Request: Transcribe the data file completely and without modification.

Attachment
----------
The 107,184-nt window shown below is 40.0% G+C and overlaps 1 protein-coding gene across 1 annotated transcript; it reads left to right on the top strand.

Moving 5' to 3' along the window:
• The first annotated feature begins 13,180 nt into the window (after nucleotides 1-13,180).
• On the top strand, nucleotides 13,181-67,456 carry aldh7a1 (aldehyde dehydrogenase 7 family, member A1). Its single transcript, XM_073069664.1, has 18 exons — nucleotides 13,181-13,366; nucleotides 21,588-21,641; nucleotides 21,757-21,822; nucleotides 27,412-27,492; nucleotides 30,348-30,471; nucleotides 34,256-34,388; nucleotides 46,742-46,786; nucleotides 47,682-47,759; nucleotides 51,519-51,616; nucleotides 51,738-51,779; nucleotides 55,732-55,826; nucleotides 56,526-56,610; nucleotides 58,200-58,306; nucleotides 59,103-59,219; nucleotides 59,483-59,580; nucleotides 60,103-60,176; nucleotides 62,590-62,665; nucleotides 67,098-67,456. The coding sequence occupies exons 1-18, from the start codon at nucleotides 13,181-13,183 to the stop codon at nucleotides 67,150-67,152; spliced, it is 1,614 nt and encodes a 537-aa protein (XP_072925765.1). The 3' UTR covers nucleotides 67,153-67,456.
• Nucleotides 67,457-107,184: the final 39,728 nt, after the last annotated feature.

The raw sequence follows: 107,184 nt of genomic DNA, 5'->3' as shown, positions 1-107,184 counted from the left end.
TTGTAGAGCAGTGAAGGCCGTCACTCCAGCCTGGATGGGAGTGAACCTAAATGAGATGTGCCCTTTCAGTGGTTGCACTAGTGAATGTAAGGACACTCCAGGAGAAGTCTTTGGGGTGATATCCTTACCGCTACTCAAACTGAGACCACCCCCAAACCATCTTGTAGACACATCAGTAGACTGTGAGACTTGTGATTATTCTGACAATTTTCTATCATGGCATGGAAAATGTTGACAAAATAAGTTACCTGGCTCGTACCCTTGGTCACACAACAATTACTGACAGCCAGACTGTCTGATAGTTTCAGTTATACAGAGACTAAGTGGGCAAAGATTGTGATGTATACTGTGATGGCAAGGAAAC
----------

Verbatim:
The 107,184-nt window shown below is 40.0% G+C and overlaps 1 protein-coding gene across 1 annotated transcript; it reads left to right on the top strand.

Moving 5' to 3' along the window:
• The first annotated feature begins 13,180 nt into the window (after nucleotides 1-13,180).
• On the top strand, nucleotides 13,181-67,456 carry aldh7a1 (aldehyde dehydrogenase 7 family, member A1). Its single transcript, XM_073069664.1, has 18 exons — nucleotides 13,181-13,366; nucleotides 21,588-21,641; nucleotides 21,757-21,822; nucleotides 27,412-27,492; nucleotides 30,348-30,471; nucleotides 34,256-34,388; nucleotides 46,742-46,786; nucleotides 47,682-47,759; nucleotides 51,519-51,616; nucleotides 51,738-51,779; nucleotides 55,732-55,826; nucleotides 56,526-56,610; nucleotides 58,200-58,306; nucleotides 59,103-59,219; nucleotides 59,483-59,580; nucleotides 60,103-60,176; nucleotides 62,590-62,665; nucleotides 67,098-67,456. The coding sequence occupies exons 1-18, from the start codon at nucleotides 13,181-13,183 to the stop codon at nucleotides 67,150-67,152; spliced, it is 1,614 nt and encodes a 537-aa protein (XP_072925765.1). The 3' UTR covers nucleotides 67,153-67,456.
• Nucleotides 67,457-107,184: the final 39,728 nt, after the last annotated feature.

The raw sequence follows: 107,184 nt of genomic DNA, 5'->3' as shown, positions 1-107,184 counted from the left end.
TTGTAGAGCAGTGAAGGCCGTCACTCCAGCCTGGATGGGAGTGAACCTAAATGAGATGTGCCCTTTCAGTGGTTGCACTAGTGAATGTAAGGACACTCCAGGAGAAGTCTTTGGGGTGATATCCTTACCGCTACTCAAACTGAGACCACCCCCAAACCATCTTGTAGACACATCAGTAGACTGTGAGACTTGTGATTATTCTGACAATTTTCTATCATGGCATGGAAAATGTTGACAAAATAAGTTACCTGGCTCGTACCCTTGGTCACACAACAATTACTGACAGCCAGACTGTCTGATAGTTTCAGTTATACAGAGACTAAGTGGGCAAAGATTGTGATGTATACTGTGATGGCAAGGAAAC